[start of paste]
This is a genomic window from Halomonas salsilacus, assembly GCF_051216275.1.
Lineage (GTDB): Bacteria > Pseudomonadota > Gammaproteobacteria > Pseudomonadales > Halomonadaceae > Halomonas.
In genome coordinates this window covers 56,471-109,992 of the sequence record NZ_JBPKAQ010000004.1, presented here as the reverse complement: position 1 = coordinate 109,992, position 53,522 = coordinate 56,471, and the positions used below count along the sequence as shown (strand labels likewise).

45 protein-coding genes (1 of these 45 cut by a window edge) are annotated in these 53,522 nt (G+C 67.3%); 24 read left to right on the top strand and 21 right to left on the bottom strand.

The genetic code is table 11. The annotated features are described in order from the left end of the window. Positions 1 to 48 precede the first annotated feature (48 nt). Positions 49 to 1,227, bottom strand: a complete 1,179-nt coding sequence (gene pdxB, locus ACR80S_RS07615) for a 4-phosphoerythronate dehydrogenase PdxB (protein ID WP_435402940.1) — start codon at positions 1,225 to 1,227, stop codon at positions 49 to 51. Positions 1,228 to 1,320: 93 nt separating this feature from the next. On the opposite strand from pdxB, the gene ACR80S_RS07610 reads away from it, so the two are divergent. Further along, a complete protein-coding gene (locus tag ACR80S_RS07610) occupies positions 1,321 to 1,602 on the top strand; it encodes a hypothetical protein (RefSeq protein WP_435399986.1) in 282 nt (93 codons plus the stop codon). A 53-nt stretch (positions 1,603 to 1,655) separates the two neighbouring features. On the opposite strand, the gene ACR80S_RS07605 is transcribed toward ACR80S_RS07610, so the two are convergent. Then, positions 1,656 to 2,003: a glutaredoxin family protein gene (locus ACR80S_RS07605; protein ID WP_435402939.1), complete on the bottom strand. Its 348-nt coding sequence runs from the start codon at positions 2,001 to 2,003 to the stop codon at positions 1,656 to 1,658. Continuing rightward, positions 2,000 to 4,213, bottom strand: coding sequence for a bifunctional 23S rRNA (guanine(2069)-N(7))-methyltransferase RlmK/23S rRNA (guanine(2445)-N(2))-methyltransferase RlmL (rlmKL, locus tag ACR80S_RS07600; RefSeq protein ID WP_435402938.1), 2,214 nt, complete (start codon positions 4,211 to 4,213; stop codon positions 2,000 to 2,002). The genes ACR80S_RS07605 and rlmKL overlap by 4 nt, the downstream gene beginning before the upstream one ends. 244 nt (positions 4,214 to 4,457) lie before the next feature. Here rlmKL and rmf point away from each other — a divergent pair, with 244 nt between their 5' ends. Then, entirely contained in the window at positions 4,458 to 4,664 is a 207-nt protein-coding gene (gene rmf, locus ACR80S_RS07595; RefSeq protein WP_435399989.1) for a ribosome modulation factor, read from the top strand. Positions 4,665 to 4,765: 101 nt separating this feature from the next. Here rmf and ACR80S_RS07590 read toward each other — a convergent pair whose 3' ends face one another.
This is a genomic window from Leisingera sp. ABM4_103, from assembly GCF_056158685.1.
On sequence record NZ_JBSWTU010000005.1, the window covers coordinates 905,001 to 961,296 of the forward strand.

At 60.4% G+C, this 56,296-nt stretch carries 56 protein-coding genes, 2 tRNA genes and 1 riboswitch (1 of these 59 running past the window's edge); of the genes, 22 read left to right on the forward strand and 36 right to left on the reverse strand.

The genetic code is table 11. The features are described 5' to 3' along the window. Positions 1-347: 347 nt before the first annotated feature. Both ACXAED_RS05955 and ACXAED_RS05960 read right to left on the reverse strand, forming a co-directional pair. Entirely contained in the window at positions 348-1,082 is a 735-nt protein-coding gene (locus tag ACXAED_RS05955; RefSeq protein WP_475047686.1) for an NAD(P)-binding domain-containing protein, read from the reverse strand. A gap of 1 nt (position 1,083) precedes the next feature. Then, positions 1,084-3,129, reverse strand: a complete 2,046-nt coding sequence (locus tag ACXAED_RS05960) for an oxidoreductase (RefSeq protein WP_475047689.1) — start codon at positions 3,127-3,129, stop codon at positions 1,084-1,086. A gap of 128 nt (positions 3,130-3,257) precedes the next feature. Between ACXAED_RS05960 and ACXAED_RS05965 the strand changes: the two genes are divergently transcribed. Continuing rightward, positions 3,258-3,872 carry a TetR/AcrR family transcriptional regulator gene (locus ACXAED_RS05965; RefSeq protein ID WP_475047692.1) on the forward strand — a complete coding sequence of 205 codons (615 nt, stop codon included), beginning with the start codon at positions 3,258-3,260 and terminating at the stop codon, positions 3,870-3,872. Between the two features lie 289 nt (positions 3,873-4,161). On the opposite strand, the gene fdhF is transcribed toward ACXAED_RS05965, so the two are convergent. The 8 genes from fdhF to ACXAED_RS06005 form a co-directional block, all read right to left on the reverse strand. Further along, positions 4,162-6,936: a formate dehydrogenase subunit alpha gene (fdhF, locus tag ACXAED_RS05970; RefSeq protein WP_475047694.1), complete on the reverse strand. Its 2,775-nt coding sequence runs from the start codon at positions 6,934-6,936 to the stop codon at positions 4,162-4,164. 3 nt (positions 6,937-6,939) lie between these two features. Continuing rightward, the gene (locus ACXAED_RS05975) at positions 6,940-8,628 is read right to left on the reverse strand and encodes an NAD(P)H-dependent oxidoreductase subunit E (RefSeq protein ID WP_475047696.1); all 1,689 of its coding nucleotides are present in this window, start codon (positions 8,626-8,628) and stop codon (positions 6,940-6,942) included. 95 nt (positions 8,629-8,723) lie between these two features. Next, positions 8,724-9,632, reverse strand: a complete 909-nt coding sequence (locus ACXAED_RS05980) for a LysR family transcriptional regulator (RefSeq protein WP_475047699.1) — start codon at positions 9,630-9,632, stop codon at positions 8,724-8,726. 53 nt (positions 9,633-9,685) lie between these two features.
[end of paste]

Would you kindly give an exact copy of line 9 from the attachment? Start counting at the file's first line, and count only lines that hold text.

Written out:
The genetic code is table 11. The features are described 5' to 3' along the window. Positions 1-347: 347 nt before the first annotated feature. Both ACXAED_RS05955 and ACXAED_RS05960 read right to left on the reverse strand, forming a co-directional pair. Entirely contained in the window at positions 348-1,082 is a 735-nt protein-coding gene (locus tag ACXAED_RS05955; RefSeq protein WP_475047686.1) for an NAD(P)-binding domain-containing protein, read from the reverse strand. A gap of 1 nt (position 1,083) precedes the next feature. Then, positions 1,084-3,129, reverse strand: a complete 2,046-nt coding sequence (locus tag ACXAED_RS05960) for an oxidoreductase (RefSeq protein WP_475047689.1) — start codon at positions 3,127-3,129, stop codon at positions 1,084-1,086. A gap of 128 nt (positions 3,130-3,257) precedes the next feature. Between ACXAED_RS05960 and ACXAED_RS05965 the strand changes: the two genes are divergently transcribed. Continuing rightward, positions 3,258-3,872 carry a TetR/AcrR family transcriptional regulator gene (locus ACXAED_RS05965; RefSeq protein ID WP_475047692.1) on the forward strand — a complete coding sequence of 205 codons (615 nt, stop codon included), beginning with the start codon at positions 3,258-3,260 and terminating at the stop codon, positions 3,870-3,872. Between the two features lie 289 nt (positions 3,873-4,161). On the opposite strand, the gene fdhF is transcribed toward ACXAED_RS05965, so the two are convergent. The 8 genes from fdhF to ACXAED_RS06005 form a co-directional block, all read right to left on the reverse strand. Further along, positions 4,162-6,936: a formate dehydrogenase subunit alpha gene (fdhF, locus tag ACXAED_RS05970; RefSeq protein WP_475047694.1), complete on the reverse strand. Its 2,775-nt coding sequence runs from the start codon at positions 6,934-6,936 to the stop codon at positions 4,162-4,164. 3 nt (positions 6,937-6,939) lie between these two features. Continuing rightward, the gene (locus ACXAED_RS05975) at positions 6,940-8,628 is read right to left on the reverse strand and encodes an NAD(P)H-dependent oxidoreductase subunit E (RefSeq protein ID WP_475047696.1); all 1,689 of its coding nucleotides are present in this window, start codon (positions 8,626-8,628) and stop codon (positions 6,940-6,942) included. 95 nt (positions 8,629-8,723) lie between these two features. Next, positions 8,724-9,632, reverse strand: a complete 909-nt coding sequence (locus ACXAED_RS05980) for a LysR family transcriptional regulator (RefSeq protein WP_475047699.1) — start codon at positions 9,630-9,632, stop codon at positions 8,724-8,726. 53 nt (positions 9,633-9,685) lie between these two features.